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Notes on TypeScript: Type Level Programming Part 3

busypeoples profile image A. Sharif ・6 min read

Introduction

These notes should help in better understanding TypeScript and might be helpful when needing to lookup up how to leverage TypeScript in a specific situation. All examples in this post are based on TypeScript 3.7.2.


TL;DR:

Type Level Programming

This is the third part, where we focus on type level programming in TypeScript. For a better understanding of this post, it might be helpful to have a basic understanding of mapped and lookup types as well as conditional types. Additionally reading the first two posts about type level programming can be helpful too.
You can find the following posts here:


Examples

In this part, we're going to write some helper functions that enables us to do type transformations based on a specified type. There are cases where we might want to make all properties of a specific type readonly or optional or required. There also might be siutations where we need to transform all properties of a defined type to another type.

Let's assume we have User type.

type User = {
  name: string;
  points: number;
  active: boolean;
};

How can convert anything of type boolean to true for example, as there might be a specific part of our application, where a User has to be in an active state? There might be situations where we need to transform all properties of a specific type to a different type. One example would be converting a boolean flag to a string after validating some object and wanting to display error messages.

type User = {
  points: number;
  name: string;
  active: boolean;
};

/**
  type ActiveUser = {
    points: number;
    name: string;
    active: true;
  }
 */
type ActiveUser = ConvertTo<User, boolean, true>;

Our ConvertTo helper should be able to receive some type T and the type we want to convert from as well as the type we want to convert to.

type ConvertTo<Type, From, To> = {
  [Key in keyof Type]: Required<Type>[Key] extends From ? To : Type[Key];
};

The ConvertTo helper maps over the provided type and then checks if a property extends the type we want to transform, either keeping the original type or applying the type we want to transform to. One important note here, is that we need to make the lookup strict via Required<Type>[Key], otherwise any optional properties will be skipped in the mapping function.

Next, we will write some helper functions, which we can use a basic building blocks for writing more specific helpers later on. One basic functionality is to be able to filter based on a defined type. The general use case might not be interesting from a user land perspective, as there might not be too many situations where want to remove all properties that are not of a specific type. The FilterByType function only returns keys that match the type we want to filter by.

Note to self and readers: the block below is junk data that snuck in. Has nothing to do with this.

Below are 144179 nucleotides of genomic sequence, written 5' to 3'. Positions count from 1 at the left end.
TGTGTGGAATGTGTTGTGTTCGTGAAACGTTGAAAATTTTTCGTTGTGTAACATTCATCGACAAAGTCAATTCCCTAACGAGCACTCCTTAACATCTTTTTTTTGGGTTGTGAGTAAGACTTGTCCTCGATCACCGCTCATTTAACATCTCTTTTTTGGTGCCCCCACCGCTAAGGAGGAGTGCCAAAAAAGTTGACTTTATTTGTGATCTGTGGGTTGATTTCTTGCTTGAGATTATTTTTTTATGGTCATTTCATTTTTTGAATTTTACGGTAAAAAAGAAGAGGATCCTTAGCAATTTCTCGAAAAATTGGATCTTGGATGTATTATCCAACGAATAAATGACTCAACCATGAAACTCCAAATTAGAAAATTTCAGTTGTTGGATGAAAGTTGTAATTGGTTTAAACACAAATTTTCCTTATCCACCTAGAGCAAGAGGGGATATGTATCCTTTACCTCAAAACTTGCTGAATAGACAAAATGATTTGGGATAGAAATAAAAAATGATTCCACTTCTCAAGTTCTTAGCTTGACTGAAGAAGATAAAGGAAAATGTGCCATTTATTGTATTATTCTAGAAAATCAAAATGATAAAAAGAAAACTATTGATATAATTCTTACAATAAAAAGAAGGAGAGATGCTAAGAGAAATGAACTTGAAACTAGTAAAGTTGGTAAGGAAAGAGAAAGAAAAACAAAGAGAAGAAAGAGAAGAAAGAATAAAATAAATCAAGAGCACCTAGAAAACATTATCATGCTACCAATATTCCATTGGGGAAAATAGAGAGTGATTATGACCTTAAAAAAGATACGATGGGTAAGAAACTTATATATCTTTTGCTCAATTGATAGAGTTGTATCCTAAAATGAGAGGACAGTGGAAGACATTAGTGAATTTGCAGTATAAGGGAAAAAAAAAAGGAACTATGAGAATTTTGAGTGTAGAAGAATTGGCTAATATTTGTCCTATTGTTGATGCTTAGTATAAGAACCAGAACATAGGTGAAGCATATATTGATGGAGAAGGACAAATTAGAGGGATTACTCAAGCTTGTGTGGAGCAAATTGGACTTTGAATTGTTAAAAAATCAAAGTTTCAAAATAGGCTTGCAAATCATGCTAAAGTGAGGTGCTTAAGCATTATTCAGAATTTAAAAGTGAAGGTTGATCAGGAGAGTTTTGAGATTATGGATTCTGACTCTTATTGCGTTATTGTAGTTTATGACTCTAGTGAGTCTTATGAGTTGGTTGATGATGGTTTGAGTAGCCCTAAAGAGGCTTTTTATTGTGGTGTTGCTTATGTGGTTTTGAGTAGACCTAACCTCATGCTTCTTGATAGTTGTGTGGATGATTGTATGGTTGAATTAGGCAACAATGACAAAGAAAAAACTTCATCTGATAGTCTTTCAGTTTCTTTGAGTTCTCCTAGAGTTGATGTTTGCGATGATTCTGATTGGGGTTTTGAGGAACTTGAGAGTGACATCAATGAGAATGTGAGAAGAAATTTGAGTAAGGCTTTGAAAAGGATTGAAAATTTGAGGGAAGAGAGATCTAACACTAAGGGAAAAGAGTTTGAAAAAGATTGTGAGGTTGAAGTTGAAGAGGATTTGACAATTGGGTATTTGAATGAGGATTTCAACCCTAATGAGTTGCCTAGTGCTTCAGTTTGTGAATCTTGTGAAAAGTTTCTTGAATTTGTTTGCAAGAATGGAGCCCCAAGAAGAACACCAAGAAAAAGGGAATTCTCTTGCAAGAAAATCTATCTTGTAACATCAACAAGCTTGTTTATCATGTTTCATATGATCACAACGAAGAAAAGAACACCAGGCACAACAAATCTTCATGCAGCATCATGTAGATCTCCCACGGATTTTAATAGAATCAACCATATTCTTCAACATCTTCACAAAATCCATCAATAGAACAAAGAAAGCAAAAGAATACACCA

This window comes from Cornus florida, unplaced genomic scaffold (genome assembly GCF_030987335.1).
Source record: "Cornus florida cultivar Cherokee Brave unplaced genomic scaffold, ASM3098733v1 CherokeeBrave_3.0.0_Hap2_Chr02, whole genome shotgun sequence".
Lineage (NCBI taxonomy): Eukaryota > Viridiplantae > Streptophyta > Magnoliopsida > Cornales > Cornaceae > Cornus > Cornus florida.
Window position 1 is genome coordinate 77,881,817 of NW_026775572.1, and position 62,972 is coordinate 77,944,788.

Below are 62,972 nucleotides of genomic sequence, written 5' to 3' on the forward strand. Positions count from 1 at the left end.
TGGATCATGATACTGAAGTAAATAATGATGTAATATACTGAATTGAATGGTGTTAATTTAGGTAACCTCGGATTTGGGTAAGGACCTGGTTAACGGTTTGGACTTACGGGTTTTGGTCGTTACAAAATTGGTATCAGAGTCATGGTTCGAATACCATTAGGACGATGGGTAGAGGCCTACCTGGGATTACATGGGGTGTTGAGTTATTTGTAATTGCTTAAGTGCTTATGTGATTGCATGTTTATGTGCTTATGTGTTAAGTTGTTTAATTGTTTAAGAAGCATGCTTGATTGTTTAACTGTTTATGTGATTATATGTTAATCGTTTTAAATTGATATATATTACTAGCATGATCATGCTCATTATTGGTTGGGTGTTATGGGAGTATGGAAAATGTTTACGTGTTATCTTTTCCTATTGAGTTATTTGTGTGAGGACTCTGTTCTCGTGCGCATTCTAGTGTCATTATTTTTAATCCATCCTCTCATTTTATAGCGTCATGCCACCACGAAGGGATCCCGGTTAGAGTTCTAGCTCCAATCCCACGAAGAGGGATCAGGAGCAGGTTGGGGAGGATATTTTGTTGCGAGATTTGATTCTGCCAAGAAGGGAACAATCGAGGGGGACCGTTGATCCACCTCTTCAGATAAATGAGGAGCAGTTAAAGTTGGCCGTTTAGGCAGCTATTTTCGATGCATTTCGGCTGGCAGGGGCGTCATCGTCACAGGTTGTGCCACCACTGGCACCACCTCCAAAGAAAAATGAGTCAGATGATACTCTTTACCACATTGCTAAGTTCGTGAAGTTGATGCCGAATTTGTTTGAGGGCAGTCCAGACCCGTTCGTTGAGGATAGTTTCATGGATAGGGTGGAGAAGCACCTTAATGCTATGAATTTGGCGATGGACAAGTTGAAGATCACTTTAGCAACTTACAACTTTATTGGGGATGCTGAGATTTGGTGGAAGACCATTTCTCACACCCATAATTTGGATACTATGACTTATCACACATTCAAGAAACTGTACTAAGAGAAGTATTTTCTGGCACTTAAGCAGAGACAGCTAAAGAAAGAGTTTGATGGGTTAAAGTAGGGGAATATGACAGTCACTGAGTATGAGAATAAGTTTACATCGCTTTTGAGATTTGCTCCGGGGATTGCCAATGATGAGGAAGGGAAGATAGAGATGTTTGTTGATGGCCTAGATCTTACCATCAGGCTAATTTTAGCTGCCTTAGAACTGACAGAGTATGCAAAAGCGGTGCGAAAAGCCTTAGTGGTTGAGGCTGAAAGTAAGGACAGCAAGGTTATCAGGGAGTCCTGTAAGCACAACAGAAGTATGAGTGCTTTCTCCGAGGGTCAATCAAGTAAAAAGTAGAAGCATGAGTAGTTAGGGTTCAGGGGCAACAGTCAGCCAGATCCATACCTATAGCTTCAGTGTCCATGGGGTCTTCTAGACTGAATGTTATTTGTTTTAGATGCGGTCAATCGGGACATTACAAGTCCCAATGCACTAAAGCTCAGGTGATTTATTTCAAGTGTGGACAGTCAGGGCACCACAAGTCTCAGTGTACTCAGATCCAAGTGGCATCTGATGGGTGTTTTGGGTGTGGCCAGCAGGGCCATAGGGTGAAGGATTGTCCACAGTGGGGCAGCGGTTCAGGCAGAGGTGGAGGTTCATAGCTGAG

type FilterByType<T, U> = {
  [Key in keyof Required<T>]: Required<T>[Key] extends U ? Key : never;
}[keyof T];

Using the FilterByType:

type User = {
  id: number;
  name: string;
  points: number;
  active: boolean;
};

type FilteredUserKeys = FilterByType<User, number>;
// type FilteredUserKeys = "id" | "points"

From the above example we can see that this helper functions filters all the keys that have the type number for the provided User shape. If we recall, Omit and Pick both expect a type and the keys to be applied. By combing Omit or Pick with our previously defined FilterByType helper, we can create two new useful helpers: IncludeByType and ExcludeByType. The next example should help us understand how this works.

type ExcludeByType<T, U> = Omit<T, FilterByType<T, U>>;

type IncludeByType<T, U> = Pick<T, FilterByType<T, U>>;

The two generic helpers ExcludeByType and IncludeByType expect a type T and the type we want to filter by.

type User = {
  id: number;
  name: string;
  points: number;
  active: boolean;
};

/**
  type UserWithoutTypeNumber = {
    name: string;
    active: boolean;
  }
 */
type UserWithoutTypeNumber = ExcludeByType<User, number>;

/**
  type UserWithOnlyTypeNumber = {
    id: number;
    points: number;
  }
 */
type UserWithOnlyTypeNumber = IncludeByType<User, number>;

The above examples are equivalent to writing:

type UserWithoutTypeNumber = Omit<User, 'name' | 'string'>;